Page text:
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Losing those extra lockdown kilos

You might have thought that after the lockdown, people would be flocking back to the gyms en masse. But actually, it is remarkably quiet in the sports facilities in Zuidas – especially the gyms. ‘Of course we hoped that our members would come rushing back, but so far that’s not what we’re seeing’, says Leron Keurentjes, manager of Clubsportive. The gym has made many deals with companies in Zuidas, so that their staff can work out for an attractive rate. ‘But those people have all switched to working from home, of course, and that will remain the case for a while. So we’ve lost quite a few members.’

Winning over local residents

Except for those daily walks, it seems as if people exercised less during the lockdown. ‘Collectively, we’ve put on millions of extra kilos’, said acting Prime Minister Rutte at a recent press conference. But is that really the case? The figures vary quite a lot: research agency Ipsos calculated in January that a quarter of Dutch people had gained weight during the pandemic: an average of about 5.6 kilos. But the Nutrition Centre later adjusted that figure downwards to an average gain of 2.8 kilos. That is still quite a lot, though, and all the more reason for Keurentjes to find creative ways to get people back into the gym. For example, Clubsportive is now also targeting Zuidas residents. ‘We have a lot of contact with people who live locally, especially in the large apartment complexes. For example, we recently left goodie bags outside people’s doors in buildings such as The Gustav, containing some nice products items and special offers for residents.’

Training at the Frans Ottenstadion
Jan Vonk

Going for it

At the Vondelgym Zuid things are also less busy than they were. ‘But the people who have come back are really going for it. A lot of them are coming to work out six days in a row’, says Marije Boomsma, media and events manager at the gym. ‘That’s not really the best approach’, she adds right away. ‘We’re noticing that a lot of people need to work on improving their fitness again. Personally, I felt wiped out after my first workout, and I’ve heard stories from a lot of members about muscle pain and stiffness lasting a few days.’ But the Vondelgym has come up with a solution for that: the gym is distributing videos on social media channels with tips on how to start exercising sensibly again.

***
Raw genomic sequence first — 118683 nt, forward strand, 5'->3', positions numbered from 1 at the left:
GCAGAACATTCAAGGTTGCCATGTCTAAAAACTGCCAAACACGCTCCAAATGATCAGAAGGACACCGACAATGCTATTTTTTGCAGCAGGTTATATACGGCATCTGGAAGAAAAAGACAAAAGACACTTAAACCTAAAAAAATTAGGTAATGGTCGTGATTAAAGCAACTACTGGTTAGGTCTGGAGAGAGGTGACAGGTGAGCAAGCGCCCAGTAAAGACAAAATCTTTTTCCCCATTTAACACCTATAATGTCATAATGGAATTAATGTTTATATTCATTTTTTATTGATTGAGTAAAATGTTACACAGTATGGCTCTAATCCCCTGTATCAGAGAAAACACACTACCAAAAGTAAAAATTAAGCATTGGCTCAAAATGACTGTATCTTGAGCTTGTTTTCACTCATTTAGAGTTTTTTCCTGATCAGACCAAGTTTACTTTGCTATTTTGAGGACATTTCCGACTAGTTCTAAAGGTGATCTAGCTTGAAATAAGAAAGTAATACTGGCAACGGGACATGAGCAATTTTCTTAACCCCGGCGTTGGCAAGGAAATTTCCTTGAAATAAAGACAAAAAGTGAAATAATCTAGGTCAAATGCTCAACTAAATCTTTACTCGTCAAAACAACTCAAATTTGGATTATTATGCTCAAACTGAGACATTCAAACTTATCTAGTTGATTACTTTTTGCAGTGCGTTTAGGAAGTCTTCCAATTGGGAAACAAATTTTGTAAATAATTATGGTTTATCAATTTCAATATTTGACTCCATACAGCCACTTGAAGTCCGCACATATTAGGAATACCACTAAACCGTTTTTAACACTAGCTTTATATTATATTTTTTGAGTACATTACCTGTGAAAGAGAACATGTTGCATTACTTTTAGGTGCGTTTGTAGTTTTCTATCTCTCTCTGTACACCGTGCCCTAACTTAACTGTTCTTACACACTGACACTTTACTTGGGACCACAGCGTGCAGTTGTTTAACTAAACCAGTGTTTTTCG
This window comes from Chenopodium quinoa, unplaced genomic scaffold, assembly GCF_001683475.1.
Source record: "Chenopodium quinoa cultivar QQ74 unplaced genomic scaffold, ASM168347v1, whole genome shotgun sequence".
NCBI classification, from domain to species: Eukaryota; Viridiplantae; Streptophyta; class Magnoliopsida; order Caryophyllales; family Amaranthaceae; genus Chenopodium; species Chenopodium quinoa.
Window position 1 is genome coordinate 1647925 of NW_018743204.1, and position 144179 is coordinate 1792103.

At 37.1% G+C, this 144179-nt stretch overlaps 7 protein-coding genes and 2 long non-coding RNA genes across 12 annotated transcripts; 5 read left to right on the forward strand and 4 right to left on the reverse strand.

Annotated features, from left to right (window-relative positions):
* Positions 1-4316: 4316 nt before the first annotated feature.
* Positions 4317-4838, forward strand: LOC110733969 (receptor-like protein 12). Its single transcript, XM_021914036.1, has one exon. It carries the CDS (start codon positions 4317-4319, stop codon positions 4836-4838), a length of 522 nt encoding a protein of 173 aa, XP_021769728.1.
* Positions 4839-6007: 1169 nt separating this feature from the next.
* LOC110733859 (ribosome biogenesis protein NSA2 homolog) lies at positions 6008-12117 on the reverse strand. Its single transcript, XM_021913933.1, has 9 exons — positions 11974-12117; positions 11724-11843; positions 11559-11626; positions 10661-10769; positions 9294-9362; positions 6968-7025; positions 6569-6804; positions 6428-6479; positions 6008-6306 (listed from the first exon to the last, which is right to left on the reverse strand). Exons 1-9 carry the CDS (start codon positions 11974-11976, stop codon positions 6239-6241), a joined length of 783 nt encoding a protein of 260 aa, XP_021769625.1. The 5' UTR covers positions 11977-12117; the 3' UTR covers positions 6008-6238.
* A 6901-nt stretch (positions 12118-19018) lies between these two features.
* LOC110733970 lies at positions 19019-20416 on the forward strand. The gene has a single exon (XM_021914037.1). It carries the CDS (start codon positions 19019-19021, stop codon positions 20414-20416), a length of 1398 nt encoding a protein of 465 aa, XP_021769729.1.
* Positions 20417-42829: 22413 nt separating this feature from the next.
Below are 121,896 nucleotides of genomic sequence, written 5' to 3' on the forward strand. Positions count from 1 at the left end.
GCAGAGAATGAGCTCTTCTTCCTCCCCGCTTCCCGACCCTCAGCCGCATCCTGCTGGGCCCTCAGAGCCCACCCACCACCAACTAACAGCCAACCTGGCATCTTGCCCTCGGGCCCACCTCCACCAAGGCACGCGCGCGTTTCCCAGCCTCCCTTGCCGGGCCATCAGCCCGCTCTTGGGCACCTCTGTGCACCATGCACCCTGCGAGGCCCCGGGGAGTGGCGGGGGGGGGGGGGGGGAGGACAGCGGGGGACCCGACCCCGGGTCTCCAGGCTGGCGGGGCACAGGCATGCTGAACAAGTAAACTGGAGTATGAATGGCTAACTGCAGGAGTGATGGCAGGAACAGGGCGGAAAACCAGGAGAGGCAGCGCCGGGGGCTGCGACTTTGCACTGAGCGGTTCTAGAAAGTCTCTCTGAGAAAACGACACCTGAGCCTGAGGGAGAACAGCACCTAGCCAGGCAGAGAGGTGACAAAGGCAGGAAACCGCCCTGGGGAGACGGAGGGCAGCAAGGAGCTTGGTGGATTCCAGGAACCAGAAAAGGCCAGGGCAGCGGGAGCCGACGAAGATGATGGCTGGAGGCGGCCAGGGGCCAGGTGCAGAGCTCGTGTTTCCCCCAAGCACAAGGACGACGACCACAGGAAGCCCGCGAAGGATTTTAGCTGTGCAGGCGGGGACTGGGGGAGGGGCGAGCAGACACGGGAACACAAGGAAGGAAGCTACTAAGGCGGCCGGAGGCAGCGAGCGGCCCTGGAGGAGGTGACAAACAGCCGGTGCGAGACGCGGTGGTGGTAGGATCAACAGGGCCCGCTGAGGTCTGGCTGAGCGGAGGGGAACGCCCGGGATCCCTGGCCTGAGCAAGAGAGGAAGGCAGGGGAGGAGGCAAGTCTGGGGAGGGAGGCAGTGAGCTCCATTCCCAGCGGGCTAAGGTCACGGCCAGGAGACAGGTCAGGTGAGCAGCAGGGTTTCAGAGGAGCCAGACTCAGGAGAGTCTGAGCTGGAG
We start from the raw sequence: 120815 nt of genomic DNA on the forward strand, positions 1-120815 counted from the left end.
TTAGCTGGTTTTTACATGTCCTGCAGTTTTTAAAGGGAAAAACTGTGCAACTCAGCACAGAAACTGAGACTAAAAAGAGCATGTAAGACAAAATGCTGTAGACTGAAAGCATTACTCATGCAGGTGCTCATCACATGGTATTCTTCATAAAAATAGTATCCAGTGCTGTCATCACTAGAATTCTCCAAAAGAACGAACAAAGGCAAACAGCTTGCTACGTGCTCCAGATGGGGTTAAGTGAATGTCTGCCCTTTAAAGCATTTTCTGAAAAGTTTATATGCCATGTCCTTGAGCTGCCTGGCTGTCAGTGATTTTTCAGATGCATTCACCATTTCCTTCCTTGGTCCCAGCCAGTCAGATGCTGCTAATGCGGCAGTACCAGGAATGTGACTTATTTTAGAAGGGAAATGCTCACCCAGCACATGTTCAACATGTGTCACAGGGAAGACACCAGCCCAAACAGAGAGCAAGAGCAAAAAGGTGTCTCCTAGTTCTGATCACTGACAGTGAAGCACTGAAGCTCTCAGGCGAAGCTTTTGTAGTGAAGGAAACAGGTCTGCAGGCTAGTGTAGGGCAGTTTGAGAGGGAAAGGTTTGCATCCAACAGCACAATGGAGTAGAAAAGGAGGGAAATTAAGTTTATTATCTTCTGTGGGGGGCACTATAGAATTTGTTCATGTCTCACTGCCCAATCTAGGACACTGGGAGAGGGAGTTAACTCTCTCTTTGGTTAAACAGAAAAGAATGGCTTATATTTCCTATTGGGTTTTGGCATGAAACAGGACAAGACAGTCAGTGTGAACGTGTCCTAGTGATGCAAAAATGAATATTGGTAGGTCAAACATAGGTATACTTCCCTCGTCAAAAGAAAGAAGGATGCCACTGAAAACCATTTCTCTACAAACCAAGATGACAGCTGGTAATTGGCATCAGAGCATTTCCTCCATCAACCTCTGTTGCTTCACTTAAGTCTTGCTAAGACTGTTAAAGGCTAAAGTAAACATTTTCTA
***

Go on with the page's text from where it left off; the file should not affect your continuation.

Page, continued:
Working on vitality

One sports facility in Zuidas that was allowed to stay open during the lockdown was Peakz Padel Club. That was because outdoor sport with just two people was still permitted. However, not many rounds were played because the best way to play padel is actually two against two. ‘As soon as that was possible again in March, the courts suddenly got about ten times busier’, says Maurits Wintermans of Peakz Padel. His club also relies on local companies based at Zuidas, and many of their employees are still working at home. But Wintermans actually sees an opportunity in this. ‘Many companies want to do something about their employee’s vitality right now.’ So Wintermans is approaching those companies with some special deals. ‘For example, they can rent a court at a set time every week for a period of three months or six months, so that their employees can come and play together. We’re also organizing a major tournament for the employees of Cushman & Wakefield, spread over several days. People are really enjoying meeting up again after such a long time, and working out together is certainly a part of that.’

The padel courts at Parnassusweg
Jan Vonk

Waiting list

But it seems that not every sports facility in Zuidas is having to make an effort to get people exercising again. According to Rocycle Zuidas, their waiting list has never been fuller. ‘Whenever we add new lessons online, people snap them up in no time and we’re always fully booked’, says marketing manager Marte van Goudzwaard. It seems that Rocycle is extremely popular, but what is it exactly? ‘It’s a full-body workout. You spend most of the class on your bike and doing exercises like push ups. And you do it all in a darkened studio with mirrors and candlelight, to loud music. We call it a party on the bike.’

Text: Iris Cohen

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